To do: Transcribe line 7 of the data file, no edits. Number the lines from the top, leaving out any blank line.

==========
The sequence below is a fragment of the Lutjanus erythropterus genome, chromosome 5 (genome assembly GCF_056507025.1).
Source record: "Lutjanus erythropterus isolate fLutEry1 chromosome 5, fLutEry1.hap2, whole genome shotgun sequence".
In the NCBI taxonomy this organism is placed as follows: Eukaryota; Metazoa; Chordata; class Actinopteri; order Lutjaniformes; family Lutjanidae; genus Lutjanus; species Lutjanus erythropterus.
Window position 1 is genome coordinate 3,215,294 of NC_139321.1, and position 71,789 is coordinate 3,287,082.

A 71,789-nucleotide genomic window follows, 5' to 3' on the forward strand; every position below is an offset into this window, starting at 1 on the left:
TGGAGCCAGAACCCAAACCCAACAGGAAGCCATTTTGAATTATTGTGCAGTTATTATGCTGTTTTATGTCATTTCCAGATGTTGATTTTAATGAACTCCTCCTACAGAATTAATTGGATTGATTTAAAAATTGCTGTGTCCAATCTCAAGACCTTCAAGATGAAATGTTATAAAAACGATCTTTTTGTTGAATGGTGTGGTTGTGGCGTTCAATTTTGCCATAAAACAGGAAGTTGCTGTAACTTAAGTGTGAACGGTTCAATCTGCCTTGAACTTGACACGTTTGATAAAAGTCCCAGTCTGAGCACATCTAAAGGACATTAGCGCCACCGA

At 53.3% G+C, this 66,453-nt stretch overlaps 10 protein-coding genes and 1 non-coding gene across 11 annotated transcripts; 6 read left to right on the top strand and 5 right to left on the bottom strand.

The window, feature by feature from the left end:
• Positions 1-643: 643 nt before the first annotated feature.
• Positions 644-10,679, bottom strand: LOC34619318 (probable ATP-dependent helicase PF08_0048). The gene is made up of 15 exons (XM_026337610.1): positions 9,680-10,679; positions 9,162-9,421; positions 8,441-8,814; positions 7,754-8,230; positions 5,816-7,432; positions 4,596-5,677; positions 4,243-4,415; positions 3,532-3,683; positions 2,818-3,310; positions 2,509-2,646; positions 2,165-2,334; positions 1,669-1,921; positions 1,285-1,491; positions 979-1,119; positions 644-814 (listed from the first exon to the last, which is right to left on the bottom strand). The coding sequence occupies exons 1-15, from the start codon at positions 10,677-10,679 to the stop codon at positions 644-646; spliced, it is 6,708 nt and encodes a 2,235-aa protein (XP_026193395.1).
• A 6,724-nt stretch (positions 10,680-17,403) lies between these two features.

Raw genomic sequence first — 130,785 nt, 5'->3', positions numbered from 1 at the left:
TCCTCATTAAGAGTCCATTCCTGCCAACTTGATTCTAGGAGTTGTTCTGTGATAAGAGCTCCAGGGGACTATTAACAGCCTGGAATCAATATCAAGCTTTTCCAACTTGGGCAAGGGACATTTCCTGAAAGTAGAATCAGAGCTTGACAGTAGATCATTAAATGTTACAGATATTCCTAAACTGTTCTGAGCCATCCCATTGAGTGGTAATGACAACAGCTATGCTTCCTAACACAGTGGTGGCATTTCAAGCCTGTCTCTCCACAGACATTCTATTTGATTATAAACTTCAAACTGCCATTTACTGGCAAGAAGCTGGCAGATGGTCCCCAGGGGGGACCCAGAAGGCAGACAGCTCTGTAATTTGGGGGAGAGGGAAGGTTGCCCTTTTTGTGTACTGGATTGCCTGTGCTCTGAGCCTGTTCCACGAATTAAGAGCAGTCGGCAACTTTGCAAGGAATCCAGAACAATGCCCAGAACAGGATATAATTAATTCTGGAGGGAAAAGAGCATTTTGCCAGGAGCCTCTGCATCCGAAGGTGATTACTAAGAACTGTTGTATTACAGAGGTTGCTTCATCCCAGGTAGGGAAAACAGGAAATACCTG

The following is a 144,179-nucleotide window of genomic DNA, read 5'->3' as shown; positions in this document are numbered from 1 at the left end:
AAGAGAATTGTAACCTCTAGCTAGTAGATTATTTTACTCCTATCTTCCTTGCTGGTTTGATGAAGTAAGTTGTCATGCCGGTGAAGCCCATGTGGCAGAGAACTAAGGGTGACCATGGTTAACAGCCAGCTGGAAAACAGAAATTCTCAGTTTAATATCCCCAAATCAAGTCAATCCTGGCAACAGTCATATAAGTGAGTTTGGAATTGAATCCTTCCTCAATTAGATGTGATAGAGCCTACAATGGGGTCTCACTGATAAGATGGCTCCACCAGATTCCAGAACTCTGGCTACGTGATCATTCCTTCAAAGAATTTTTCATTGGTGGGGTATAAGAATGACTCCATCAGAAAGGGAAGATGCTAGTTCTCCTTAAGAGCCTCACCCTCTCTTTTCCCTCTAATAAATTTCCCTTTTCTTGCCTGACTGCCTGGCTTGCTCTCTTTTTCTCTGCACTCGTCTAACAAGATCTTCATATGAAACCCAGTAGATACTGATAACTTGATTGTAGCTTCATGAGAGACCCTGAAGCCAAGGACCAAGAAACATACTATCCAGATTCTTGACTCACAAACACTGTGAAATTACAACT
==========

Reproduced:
At 53.3% G+C, this 66,453-nt stretch overlaps 10 protein-coding genes and 1 non-coding gene across 11 annotated transcripts; 6 read left to right on the top strand and 5 right to left on the bottom strand.